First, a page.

The weekend of the 20th, we began boiling down our maple sap. Our first set up was a simple stock pot over our propane turkey fryer, and it stayed that way for another week
We kept boiling in the single stock pot, adding sap whenever it got low. We turned it off at night, but otherwise kept it going all day, every day from Sunday the 22nd until this past Friday the 27th. We went through 15 gallons of propane. The trees were producing sap at a prodigious rate, so we struggled to keep track of the total number of gallons we went through, but we’re guessing in the end we collected over 50 gallons total, and put maybe 25 into the first batch. Our neighbor also offered to let us put a tap in his maple, so long as he got a jar of syrup. At one point, the buckets were filling up over night, being emptied first thing in the morning, and then being emptied twice more during the day. The weather that week really was perfect- mid-40s into the 50s during the day, dips to freezing at night.
Thursday the 26th, we brought the syrup inside to finish briefly on the stove, and bottle. However, due to poor temperature control, and the extended boil time on this first batch, it came out exceptionally dark. If we were a commercial set up, this would not be graded for human consumption, though there’s nothing actually wrong with it. Maple syrup grading is just exceptionally finicky. I think the first batch is a wonderful bittersweet, and I’ve taken to calling it maple molasses.
The second batch began Friday morning. Matt picked up 3 additional stock pots, and we prepared to go on a maple syrup boiling bender over the weekend. We kept the burner outside going, and put 3 pots of sap inside, reserving the fourth burner for finishing. Using a candy thermometer clipped to the outside pot, and a standard meat thermometer inside (I really, really want one of those infrared remote thermometers now), we carefully monitored this batch’s temperature. Checking on it every 30-60 minutes or so, we kept the syrup in the 200-210 degree range. While the volume in the pots was high immediately after putting in fresh sap, we were fine with the temp climbing to 210, but once the volume dropped by about half, we kept it much more carefully at 200. The higher concentration of sugar meant it was more likely to scorch, likely causing bitter flavors like the first batch.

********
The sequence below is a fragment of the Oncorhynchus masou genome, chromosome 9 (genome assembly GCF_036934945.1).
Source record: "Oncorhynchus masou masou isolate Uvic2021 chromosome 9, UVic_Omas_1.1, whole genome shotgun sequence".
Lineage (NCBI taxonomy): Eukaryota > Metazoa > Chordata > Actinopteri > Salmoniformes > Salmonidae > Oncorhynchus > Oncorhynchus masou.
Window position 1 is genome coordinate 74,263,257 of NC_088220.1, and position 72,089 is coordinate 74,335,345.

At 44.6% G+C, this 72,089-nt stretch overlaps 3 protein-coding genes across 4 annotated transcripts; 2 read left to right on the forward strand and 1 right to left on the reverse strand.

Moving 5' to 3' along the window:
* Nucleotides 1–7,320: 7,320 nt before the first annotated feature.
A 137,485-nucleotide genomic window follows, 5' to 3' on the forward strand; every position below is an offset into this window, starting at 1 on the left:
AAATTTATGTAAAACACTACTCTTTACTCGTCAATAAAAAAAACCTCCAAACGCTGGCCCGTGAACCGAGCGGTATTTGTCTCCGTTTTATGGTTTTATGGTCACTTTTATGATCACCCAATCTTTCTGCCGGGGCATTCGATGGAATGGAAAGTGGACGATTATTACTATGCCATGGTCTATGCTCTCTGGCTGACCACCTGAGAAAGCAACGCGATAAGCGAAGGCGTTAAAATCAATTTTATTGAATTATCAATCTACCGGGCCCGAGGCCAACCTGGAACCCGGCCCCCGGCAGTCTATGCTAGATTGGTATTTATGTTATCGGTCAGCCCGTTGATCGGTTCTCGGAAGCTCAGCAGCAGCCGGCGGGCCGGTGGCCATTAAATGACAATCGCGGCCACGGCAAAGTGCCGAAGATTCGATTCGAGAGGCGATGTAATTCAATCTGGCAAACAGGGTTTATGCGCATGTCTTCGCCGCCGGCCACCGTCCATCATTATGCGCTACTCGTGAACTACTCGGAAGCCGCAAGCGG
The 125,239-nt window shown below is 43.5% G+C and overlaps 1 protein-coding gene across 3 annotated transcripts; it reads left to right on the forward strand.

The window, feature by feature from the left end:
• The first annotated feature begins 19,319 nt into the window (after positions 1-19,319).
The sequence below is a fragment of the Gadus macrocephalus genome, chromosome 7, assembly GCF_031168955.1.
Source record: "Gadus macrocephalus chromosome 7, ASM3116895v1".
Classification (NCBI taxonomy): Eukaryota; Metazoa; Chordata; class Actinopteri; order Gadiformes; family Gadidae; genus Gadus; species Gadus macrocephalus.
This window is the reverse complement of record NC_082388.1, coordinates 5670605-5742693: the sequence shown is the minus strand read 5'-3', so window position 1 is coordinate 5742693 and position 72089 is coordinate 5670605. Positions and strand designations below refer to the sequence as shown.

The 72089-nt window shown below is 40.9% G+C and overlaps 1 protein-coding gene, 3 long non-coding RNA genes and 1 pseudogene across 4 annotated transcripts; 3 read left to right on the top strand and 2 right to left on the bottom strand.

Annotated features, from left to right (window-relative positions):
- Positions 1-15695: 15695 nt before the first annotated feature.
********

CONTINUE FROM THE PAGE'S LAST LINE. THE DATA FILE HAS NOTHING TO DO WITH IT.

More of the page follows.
In addition to monitoring the temperature more closely, we did not blend this batch until all the stock pots were reduced by about 80-90% in volume (roughly 2-4 inches of liquid at the bottom of the pot & a light golden color). In this way, we hoped to further prevent scorching, since the sugars would not be concentrated, then diluted, then concentrated, etc.
I’m writing this late Sunday afternoon, and we were not able to keep the outside burner going today, due to some pretty heavy sleet and freezing rain (ah, Spring time!). We brought it inside, and had all four burners on the stove cranking. We also blended all four pots of the second batch into the finishing pot, boiled them down further (still at 200F), until it was darker in color, and the bubbles moved sluggishly to the surface. It went into pint jars, and came out much more purely sweet, and lighter in color.
The third batch is currently on the stove, and there’s 2-3 more stock pots worth of sap left in the 30 gallon barrel on my porch. Sugar season has just about run its course- this past week was chilly, barely breaking freezing each day, and dipping well below freezing at night, slowing the sap flow quite a bit (freezing up the spiles, most nights). Monday and all of this coming week is supposed to jump up into the 60s, which may mean increased flow for a day or two, but the trees will be budding out soon, and buddy sap means bad flavors in the syrup.
Overall yield has been surprisingly high. The ratios I read for sugar maples (ours are silver maples) said 35:1 or 40:1. Silver maples, red & black maples, and box elders are all supposed to be toward the higher end of that ratio- 40:1 or more. We’ve gotten well over a gallon of syrup already (about a gallon and 3/4), and have boiled down about 40 gallons total. This is a very pleasant surprise.
We’ve decided that in the future, we’ll invest in some heavy-duty, industrial hotel pans- the big pans you see in steam trays at buffets. The higher surface area will mean faster boiling. We’ve also learned why this was traditionally done outside or in a well ventilated building. Every window in our house looks like this (39F outside isn’t helping)